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GNU is Not Unix

Hole in GNU GPL? 426

Faré writes "It looks like a hole in the GNU GPL [may allow] people to practically turn GNU-free software into proprietary software, in as much as licenses are granted collectively rather than strictly individually. See the recent discussion thread on the cybernethics mailing-list. If collective licenses are enforceable, then there's nothing left to the GNU GPL (or any free software license); if so, I'll go to the bugroff license." Faré, who submitted this, is one of the main participants in the referenced discussion. Richard M. Stallman is another. They raise some interesting points. And the "bugroff license" is a hoot! An apology from Roblimo follows; click below to read it.

Public Apology

I posted this piece because I felt Faré raised some subtle but interesting ethical and legal points about the GPL that were worth discussion and clarification. I honestly did not expect to get flamed over my decision to post his submission.

I believe that software licenses and documentation, like software itself, should be discussed as openly and publicly as possible so that bugs can be exposed and repaired. However, words (especially legal words) are far more slippery than code. With words the question, "Is this a bug?" is often far harder to answer than it is in software.

But I was wrong to post this to Slashdot, which is obviously not an appropriate forum for discussion of subtle ethical matters, and it is apparent that any mention of even a hint of a possible tiny imperfection in the GPL does not belong here, and that anyone who dares to mention any such thing on this website must expect - and probably deserves - a series of harsh, even obscene, personal attacks instead of rational rebukes or comments.

Please accept my humble apology. I was wrong. I will try not to make the mistake of posting anything even remotely like this on Slashdot ever again.

- Robin

Update: 01/18 01:37 by CT :Another Public Apology I apologize for Robin's "Humble" apology. Robin posts many good stories on Slashdot, but sometimes when he gets flamed, he takes it very personally. The reality is that every author on Slashdot gets a big load of flame every day as part of their job. They get this for mistakes, misunderstandings, or just because someone had a crappy day. Those of us who have been at it for a long time just don't care any more.

I think Slashdot is a fine forum for arguing subtle points. I just think that when things like the GPL come into question, the hostile kneejerk reactions run rampant, and its a good idea to up your threshold a notch if you prefer a conversation to be a little more mature.

- CmdrTaco

This discussion has been archived. No new comments can be posted.

Hole in GNU GPL?

Comments Filter:

  • Giving the code to people INSIDE the non-disclosure boundary is not "distribution" within the meaning of the GPL

    I don't follow this. Why not? Heck, there was so much doubt about whether *the same person copying a program from hard disk into memory* was copying prohibited by the Copyright Act that Congress explicitly permitted this (see sec. 117(a)(1) [cornell.edu] of the Copyright Act). Certainly, then, giving a copy to an employee would be prohibited. See sec. 106(1) [cornell.edu] and sec. 109 [cornell.edu] of the Copyright Act. Section 109, in particular, permits a person to dispose of a copy of a program, but prohibits leasing or renting for indirect commercial purposes (which presumably includes saving money) -- thus a corporation could not even "lease" one copy of a program to an employee, much less transfer copies to the lot of them.

    Also, while sec. 106(3) [cornell.edu] of the Copyright Act, which pertains to distribution rights reserved exclusively to the author, refers to a "public" distribution, the GPL does not refer to a "public" distribution; instead it refers only to a distribution. This omission is of course significant and goes to the intent of the author not to permit non-public distributions.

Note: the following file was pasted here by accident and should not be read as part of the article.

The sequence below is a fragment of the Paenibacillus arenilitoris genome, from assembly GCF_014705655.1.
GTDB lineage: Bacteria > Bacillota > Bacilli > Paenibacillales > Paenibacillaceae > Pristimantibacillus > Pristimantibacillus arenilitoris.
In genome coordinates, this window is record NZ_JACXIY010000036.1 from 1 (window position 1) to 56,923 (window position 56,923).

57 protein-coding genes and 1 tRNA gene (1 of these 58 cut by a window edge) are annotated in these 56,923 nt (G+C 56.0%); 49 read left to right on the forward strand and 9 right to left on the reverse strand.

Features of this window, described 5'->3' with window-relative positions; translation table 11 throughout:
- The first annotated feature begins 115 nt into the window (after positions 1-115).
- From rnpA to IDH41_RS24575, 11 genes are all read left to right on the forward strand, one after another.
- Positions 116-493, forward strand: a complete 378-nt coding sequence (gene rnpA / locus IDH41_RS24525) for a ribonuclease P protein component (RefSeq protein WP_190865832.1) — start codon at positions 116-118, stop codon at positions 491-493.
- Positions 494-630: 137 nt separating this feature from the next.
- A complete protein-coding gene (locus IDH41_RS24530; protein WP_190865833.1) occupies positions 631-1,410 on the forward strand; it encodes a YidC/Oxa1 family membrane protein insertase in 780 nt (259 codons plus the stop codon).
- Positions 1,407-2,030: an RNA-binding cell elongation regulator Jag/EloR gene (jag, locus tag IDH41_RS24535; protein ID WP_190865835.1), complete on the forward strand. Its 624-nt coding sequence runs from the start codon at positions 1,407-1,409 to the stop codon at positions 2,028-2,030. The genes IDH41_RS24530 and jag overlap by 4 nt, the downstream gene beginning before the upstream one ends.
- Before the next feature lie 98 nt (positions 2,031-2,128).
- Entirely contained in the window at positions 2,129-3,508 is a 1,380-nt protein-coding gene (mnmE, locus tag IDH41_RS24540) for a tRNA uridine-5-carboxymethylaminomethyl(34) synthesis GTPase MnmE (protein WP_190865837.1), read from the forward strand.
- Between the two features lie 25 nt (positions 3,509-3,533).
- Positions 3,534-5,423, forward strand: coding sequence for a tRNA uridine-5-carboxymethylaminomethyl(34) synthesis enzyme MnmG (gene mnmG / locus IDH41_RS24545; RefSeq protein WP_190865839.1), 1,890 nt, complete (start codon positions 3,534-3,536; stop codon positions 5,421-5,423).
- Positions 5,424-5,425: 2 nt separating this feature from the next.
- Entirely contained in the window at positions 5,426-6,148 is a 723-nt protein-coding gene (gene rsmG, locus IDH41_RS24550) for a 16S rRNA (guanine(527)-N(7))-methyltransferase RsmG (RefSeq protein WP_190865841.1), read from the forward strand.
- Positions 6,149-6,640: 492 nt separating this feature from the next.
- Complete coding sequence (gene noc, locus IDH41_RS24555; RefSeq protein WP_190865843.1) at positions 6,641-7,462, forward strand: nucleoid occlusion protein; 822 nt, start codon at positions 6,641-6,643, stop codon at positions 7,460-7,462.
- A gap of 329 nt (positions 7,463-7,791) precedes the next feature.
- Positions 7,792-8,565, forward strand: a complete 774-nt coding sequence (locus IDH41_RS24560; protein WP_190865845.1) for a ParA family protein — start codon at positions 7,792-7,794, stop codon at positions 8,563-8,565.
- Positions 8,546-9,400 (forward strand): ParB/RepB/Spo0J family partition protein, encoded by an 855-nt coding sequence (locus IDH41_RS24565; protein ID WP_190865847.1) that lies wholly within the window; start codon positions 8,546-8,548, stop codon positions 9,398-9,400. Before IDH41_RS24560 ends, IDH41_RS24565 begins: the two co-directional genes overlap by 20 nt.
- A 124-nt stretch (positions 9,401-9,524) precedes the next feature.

In case you are still not convinced, think about the fact that the GPL pertains not just to distribution, but also to copying (though it does not pertain to mere "use"). Either before or during any non-public distribution (or use for that matter -- hence the need for sec. 109 of the Copyright Act) you must make a copy.
  • by Anonymous Coward
    Company law explicitly states that *members* of a company are separate legal entities to the company itself. In fact this is a basic underlying principle of company law. Consequently, distribution to members is distribution outside of the company, and must include source code.

    Employees of a company are considered to be a part of the company *only in a tightly limited context of the work they do for the company*. If a company were to allow the employee to take the object code home outside the context of the work, that would be distribution, and must include source code.

    There is no loophole here.
  • There's a very different potential way to get around the GPL. Thus far it's purely theoretical (so far as I know). It's essentially a cryptographic attack.

    Section 3 of the GPL reads in part:

    The source code for a work means the preferred form of the work for making modifications to it. For an executable work, complete source code means all the source code for all modules it contains, plus any associated interface definition files, plus the scripts used to control compilation and installation of the executable.

    Here's the catch, though. It doesn't say that the actual commands used to build the executable must be configured. So the source code could be obfuscated by a stack of #ifdef's. The actual command to build the (modified) source is

    make CFLAGS='-DA0=1 -DA1=0 -DA2=1...'

    See where I'm going? The sequence of preprocessor definitions on the command line amounts to a cryptographic key. If the wrong "key" is entered the program might not compile, or it might simply do something different. If this is done pervasively in the modifications it might be impossible to use the source code in practice.